Copenhagen is an expensive city, but you pay for what you get in Scandinavia. After our very budget recent trip, here are 10 awesome free things to do in Copenhagen!
If you’re in need of an itinerary on the cheap, then look no further than our Copenhagen on the Cheap post, if you’re looking more for free than cheap, then this is the place for you!
It’s the most photographed part of Copenhagen, and for good reason. It is beautiful! Whether you’re popping down to pick up a ferry that takes you round the city rivers, or to people watch on the quay it’s the perfect way to experience Copenhagen for free. You can join the locals for a cold one on the side of the river, or go and eat in the many bars and restaurants along its edges (they’re expensive though, so grab a picnic instead), even in the rain it’s beautiful!
Built as a port to the city, it had a naughty and a nice side, I’m sure you can imagine why! It is also where Hans Christian Andersen (at number 20) was living in 1835 when he published his first volume of fairy tales.
Located in the island borough of Christianshavn, Christiania is a hippy free town on an old military barracks and their surrounding area, and is a great way to explore Copenhagen for free. Photos in most of the free town are banned, except in certain shops, where everything is hand made or hand drawn, painted, sculpted…you name it! They run off their own laws, they pay taxes to the state but the rest is self governed, from no cars, no stealing, no hard-drugs (but you will notice a lot of cannabis). We would advise you to have your wits about you and be sensible when you visit, remember, cannabis is not actually legal in Denmark yet.
Often called the green-light district, the Free Town is also home to restaurants and bars, a market, artist workshops, and concert venues. There is plenty of street art to admire here.
3. Changing of the guards at Amalienborg Palace
It’s not quite as spectacular as Buckingham Palace, but it is also nowhere near as busy. Amalienborg Palace, built over 150 years ago is the residence of Queen and her children. The changing of the guards happens daily (although keep an eye on the Visit Copenhagen website to check it), and there are three different types. The type of changing of the guard display you see depends on who is in residence (no one, the queen or the princess) and this will affect the length of the parade and the type of music played too. You can get up close and personal to the Changing of the Guards, and it’s a really great way to experience some of Copenhagen’s history and culture for free.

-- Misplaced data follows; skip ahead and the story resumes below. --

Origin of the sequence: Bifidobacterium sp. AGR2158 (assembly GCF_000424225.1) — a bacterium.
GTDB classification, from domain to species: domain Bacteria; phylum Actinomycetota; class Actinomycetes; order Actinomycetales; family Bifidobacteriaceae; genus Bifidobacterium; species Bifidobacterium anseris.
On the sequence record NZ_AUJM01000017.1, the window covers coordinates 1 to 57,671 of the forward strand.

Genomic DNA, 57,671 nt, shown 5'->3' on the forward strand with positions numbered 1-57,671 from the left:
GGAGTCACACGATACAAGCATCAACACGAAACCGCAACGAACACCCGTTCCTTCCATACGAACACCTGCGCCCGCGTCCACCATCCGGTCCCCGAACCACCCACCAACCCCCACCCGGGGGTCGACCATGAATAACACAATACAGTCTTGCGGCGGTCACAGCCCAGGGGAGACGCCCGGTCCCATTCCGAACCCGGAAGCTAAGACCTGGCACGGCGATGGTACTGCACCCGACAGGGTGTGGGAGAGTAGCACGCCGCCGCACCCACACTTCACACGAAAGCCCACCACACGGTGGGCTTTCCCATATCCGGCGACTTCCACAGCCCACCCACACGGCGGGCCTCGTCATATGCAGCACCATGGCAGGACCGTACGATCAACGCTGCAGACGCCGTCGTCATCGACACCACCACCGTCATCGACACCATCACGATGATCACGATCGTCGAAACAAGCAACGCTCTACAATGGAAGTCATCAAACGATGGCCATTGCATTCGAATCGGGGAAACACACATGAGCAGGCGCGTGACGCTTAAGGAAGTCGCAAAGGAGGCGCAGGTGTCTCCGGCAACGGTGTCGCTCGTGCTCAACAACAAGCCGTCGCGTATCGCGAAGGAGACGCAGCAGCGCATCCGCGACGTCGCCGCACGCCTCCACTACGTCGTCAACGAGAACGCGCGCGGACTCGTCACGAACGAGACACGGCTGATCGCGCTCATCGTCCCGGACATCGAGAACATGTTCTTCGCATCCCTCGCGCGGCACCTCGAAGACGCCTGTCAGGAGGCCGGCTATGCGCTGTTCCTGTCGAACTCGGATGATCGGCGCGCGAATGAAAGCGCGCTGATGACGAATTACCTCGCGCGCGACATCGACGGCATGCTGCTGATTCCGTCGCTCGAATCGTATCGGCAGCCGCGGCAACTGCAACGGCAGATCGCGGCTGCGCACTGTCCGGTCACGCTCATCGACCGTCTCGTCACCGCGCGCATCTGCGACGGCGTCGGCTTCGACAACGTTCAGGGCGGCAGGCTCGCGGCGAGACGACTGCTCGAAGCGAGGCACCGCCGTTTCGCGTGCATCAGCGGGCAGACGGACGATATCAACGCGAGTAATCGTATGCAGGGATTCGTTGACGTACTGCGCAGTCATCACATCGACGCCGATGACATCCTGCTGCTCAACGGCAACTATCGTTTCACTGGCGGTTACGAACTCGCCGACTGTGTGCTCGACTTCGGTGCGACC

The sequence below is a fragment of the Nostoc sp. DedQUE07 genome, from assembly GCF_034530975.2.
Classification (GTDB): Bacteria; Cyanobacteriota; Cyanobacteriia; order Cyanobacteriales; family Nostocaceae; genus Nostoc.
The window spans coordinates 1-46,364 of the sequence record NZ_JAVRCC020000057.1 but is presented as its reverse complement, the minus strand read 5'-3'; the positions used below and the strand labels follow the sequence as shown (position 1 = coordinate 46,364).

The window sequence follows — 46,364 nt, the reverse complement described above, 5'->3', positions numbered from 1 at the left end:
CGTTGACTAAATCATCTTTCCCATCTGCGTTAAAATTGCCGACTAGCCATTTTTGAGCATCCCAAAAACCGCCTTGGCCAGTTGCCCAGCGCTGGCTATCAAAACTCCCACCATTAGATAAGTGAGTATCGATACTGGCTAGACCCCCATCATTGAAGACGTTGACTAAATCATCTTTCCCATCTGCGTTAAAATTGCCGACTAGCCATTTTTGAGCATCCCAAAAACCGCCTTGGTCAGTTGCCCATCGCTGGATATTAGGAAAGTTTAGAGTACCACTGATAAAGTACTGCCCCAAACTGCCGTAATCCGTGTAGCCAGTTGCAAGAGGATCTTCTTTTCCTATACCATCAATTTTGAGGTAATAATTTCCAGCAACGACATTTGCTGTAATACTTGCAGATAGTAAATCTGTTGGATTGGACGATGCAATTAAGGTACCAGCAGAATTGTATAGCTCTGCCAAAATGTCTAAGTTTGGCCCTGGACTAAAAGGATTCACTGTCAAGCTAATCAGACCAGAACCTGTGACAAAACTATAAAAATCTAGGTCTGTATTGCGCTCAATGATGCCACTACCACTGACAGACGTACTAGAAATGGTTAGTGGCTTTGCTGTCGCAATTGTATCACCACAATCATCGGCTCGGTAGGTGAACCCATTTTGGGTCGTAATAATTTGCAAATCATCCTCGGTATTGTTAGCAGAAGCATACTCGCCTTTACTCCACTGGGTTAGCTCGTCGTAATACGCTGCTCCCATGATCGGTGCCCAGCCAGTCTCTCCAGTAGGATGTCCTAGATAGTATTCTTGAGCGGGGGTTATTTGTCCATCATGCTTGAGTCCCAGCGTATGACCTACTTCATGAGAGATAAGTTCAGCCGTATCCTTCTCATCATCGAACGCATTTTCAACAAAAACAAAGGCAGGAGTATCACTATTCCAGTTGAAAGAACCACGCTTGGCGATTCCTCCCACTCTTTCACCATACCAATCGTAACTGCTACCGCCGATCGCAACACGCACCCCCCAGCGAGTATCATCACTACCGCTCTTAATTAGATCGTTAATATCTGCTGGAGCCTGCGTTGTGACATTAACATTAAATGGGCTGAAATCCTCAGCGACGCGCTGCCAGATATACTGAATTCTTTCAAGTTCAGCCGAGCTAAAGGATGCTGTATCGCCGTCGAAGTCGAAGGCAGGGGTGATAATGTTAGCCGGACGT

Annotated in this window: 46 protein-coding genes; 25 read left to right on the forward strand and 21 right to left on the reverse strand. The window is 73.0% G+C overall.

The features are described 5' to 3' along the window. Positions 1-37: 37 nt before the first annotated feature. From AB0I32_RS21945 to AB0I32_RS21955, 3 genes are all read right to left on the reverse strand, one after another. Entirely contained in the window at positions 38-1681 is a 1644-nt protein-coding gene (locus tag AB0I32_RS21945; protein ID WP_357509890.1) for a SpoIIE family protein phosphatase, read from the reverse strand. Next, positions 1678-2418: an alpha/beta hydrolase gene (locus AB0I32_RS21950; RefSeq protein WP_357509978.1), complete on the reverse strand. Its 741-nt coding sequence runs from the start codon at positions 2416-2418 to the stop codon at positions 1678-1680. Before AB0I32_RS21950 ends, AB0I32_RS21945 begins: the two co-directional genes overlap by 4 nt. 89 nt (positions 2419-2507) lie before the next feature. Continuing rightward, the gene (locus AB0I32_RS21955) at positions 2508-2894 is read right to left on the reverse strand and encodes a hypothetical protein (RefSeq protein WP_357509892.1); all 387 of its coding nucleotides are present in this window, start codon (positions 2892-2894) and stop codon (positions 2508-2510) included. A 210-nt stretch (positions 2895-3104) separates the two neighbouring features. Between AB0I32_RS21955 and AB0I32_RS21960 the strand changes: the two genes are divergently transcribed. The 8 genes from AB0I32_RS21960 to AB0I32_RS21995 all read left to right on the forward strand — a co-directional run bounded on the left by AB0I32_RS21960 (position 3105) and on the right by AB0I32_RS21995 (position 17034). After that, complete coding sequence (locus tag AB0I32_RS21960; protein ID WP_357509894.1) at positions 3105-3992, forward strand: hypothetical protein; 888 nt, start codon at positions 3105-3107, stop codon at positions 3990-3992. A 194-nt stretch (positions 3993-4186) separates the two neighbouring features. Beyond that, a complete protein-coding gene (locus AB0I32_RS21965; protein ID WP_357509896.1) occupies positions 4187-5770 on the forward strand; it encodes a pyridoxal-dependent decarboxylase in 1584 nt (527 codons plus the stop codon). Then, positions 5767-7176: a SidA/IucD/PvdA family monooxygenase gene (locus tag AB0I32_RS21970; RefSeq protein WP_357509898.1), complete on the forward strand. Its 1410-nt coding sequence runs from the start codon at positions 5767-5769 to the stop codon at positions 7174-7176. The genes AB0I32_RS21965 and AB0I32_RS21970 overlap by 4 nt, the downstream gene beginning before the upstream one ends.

In case you’re a staunch Republican, there is still reason to visit the royal palace. Aside from the work that the Royal family do as Danish diplomats, the Queen herself is amazing. You know that small English novel that has three parts…The Lord of the Rings? So, Queen Margrethe II not only illustrated the Danish version, but also helped translate the trilogy into Danish too!
4. Christiansborg Tower
Christiansborg Palace itself is beautiful, but fairly costly to get in and visit as you’d imagine. For a free experience though, you can head to the tower to see amazing views of Copenhagen (and into Sweden). Today Christiansborg, also known as Borgen, houses the Danish parliament. This happens to be why the tower is free of charge too. There is a queue system to get in, and there are security checks in place before you enter but all of that is to be expected. There are boards up there telling you what you can see, and on the lower level what we like to refer to as the plaster cast statue graveyard.
5. Free walking tour
Ok, so we bang on about them in most of our city posts but really, they are a great way of seeing a city in all its glory. Sandemans do excellent ones around Copenhagen, which are free but based on a tip system. This time around we had a fabulous and funny lady who told us about the history of Copenhagen and showed us the great sites. Additionally she went on to explain different parts of Danish, and Copenhagen specific culture too that you can see around the city. We really do recommend trying them out in every major city you go to! They’re an amazing way to get a real overview of the city, and you can always, always ask your guide for recommendations of what to do.